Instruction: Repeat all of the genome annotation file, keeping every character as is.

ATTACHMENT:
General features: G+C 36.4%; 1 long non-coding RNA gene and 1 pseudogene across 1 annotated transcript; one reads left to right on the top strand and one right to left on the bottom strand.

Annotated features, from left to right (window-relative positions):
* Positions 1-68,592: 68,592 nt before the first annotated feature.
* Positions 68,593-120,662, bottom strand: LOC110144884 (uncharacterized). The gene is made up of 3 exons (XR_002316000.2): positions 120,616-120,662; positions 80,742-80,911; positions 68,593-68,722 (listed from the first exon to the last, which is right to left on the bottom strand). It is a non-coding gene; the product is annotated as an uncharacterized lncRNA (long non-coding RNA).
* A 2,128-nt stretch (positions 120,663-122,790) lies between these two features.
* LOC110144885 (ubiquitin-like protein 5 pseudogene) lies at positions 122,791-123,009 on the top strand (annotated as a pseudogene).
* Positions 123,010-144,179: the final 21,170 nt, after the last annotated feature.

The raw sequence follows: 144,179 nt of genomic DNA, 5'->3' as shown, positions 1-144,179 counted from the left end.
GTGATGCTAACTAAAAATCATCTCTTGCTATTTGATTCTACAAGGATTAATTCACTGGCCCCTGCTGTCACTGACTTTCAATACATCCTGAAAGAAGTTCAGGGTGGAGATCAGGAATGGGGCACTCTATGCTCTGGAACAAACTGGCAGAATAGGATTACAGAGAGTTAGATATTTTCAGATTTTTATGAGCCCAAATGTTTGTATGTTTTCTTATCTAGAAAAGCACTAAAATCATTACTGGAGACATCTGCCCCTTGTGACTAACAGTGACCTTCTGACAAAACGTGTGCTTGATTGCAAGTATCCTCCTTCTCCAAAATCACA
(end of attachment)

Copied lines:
General features: G+C 36.4%; 1 long non-coding RNA gene and 1 pseudogene across 1 annotated transcript; one reads left to right on the top strand and one right to left on the bottom strand.

Annotated features, from left to right (window-relative positions):
* Positions 1-68,592: 68,592 nt before the first annotated feature.
* Positions 68,593-120,662, bottom strand: LOC110144884 (uncharacterized). The gene is made up of 3 exons (XR_002316000.2): positions 120,616-120,662; positions 80,742-80,911; positions 68,593-68,722 (listed from the first exon to the last, which is right to left on the bottom strand). It is a non-coding gene; the product is annotated as an uncharacterized lncRNA (long non-coding RNA).
* A 2,128-nt stretch (positions 120,663-122,790) lies between these two features.
* LOC110144885 (ubiquitin-like protein 5 pseudogene) lies at positions 122,791-123,009 on the top strand (annotated as a pseudogene).
* Positions 123,010-144,179: the final 21,170 nt, after the last annotated feature.

The raw sequence follows: 144,179 nt of genomic DNA, 5'->3' as shown, positions 1-144,179 counted from the left end.
GTGATGCTAACTAAAAATCATCTCTTGCTATTTGATTCTACAAGGATTAATTCACTGGCCCCTGCTGTCACTGACTTTCAATACATCCTGAAAGAAGTTCAGGGTGGAGATCAGGAATGGGGCACTCTATGCTCTGGAACAAACTGGCAGAATAGGATTACAGAGAGTTAGATATTTTCAGATTTTTATGAGCCCAAATGTTTGTATGTTTTCTTATCTAGAAAAGCACTAAAATCATTACTGGAGACATCTGCCCCTTGTGACTAACAGTGACCTTCTGACAAAACGTGTGCTTGATTGCAAGTATCCTCCTTCTCCAAAATCACA